Alaska’s hospital administrators warned of a pending health-care catastrophe in late July. Dunleavy early this month ruled out a statewide COVID-19 disaster declaration. Legislation he proposed instead to support hospitals through telemedicine and streamlined background checks died in the state House.
On Wednesday, the Alaska State Hospital and Nursing Home Association in a statement said the state’s announcement of staffing support “and the recognition that care standards are rapidly escalating to crisis” were welcome developments.
Dunleavy, pressed by reporters on a vaccine mandate to relieve pressure on the health care system, said “while vaccinations remain the most important tool,” he will not require them.
“The case numbers are much higher than any of us want. The pressure on our hospitals grow greater every day. We’re going to get assistance. But that doesn’t mean that individual Alaskans should not or cannot help themselves,” Dunleavy said, urging people to “be very careful” over the next month. “The delta variant is causing a lot of infection, it’s causing a number of folks to go to the hospital, and it is causing people to die. These are facts.”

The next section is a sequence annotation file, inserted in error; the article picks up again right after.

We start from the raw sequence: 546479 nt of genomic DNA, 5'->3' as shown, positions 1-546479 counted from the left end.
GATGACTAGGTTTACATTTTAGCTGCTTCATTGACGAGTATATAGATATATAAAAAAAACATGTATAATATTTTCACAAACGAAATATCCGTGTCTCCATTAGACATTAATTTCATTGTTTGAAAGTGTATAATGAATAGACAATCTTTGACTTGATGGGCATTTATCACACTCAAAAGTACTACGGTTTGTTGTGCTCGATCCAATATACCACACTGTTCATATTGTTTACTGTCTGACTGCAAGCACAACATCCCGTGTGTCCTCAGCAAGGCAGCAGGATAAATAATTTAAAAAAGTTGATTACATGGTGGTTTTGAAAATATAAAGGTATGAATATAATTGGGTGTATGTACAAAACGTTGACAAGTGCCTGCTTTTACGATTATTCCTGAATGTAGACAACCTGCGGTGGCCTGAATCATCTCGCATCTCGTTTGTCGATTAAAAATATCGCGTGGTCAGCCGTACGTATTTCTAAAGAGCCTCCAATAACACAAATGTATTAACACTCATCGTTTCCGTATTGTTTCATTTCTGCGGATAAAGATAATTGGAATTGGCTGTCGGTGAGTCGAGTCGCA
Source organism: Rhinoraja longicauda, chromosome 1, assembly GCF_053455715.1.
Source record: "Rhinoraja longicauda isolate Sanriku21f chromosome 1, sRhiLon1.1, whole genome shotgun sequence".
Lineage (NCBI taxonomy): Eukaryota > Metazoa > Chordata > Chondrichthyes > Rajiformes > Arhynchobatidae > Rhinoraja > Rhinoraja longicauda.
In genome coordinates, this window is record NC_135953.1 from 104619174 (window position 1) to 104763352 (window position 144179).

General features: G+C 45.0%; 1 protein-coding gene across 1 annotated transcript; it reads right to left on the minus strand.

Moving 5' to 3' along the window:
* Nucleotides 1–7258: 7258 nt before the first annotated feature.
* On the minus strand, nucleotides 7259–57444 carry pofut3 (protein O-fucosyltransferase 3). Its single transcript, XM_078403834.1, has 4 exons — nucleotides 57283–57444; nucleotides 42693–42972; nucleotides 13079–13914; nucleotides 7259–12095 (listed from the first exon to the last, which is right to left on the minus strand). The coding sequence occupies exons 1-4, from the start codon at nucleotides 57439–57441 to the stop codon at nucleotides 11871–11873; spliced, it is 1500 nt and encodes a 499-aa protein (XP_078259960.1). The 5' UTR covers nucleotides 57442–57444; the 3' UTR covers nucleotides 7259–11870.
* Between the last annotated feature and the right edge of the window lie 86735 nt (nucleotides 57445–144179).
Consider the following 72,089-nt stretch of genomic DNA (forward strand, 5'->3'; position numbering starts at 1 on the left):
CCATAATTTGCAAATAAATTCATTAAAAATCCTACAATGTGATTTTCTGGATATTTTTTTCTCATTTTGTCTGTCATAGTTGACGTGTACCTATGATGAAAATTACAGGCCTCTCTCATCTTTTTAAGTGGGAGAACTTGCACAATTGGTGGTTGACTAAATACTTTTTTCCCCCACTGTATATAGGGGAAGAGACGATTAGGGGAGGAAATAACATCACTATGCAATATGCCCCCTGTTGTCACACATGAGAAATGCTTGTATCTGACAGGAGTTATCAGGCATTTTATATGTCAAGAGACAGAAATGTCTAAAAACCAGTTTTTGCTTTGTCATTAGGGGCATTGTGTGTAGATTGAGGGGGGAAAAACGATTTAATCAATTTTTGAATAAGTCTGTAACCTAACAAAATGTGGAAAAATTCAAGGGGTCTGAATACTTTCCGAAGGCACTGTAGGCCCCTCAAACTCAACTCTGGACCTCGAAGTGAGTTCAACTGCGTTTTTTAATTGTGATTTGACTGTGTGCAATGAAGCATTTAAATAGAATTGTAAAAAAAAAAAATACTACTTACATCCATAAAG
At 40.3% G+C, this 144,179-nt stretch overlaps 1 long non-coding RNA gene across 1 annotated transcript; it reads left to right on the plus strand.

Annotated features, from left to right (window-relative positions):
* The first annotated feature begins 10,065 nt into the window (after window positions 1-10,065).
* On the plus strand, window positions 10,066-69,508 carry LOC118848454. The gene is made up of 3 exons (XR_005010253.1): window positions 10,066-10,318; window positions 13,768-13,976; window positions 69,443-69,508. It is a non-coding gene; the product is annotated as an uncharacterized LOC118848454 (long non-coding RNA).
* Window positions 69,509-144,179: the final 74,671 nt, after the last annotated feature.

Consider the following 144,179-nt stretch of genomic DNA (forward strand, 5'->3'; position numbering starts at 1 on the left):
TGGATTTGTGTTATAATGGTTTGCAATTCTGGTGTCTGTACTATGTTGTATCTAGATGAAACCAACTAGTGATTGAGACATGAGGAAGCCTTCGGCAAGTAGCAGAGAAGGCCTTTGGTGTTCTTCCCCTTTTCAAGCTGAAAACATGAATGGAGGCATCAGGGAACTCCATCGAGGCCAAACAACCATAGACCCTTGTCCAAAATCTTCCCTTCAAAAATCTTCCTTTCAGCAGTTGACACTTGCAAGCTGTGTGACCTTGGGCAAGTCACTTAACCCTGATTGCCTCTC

Alaska, once the most vaccinated state in the nation, has dropped into the bottom third. The state ranked 18th for seven-day death rate per capita.
‘Active misinformation campaigns’
The briefing from state officials came amid a politically charged climate where some Alaskans, including elected officials, challenge public health messaging as false.
Viewers on a Facebook livestream of Wednesday’s briefing peaked at about 1,350 people. Several responded to the statements from Dunleavy and others with unsubstantiated misinformation about unproven COVID-19 treatments, the vaccine and the state of the pandemic. Others simply said “fake numbers,” “lies,” and “propaganda,” as health officials outlined the dire situation playing out across the state.
Vaccination remains the single best way to prevent severe illness and hospitalization from the virus, said the state’s chief medical officer, Dr. Anne Zink. Two-thirds of the new cases reported Wednesday are going to get sick, miss work, maybe need treatment at the emergency room or worse.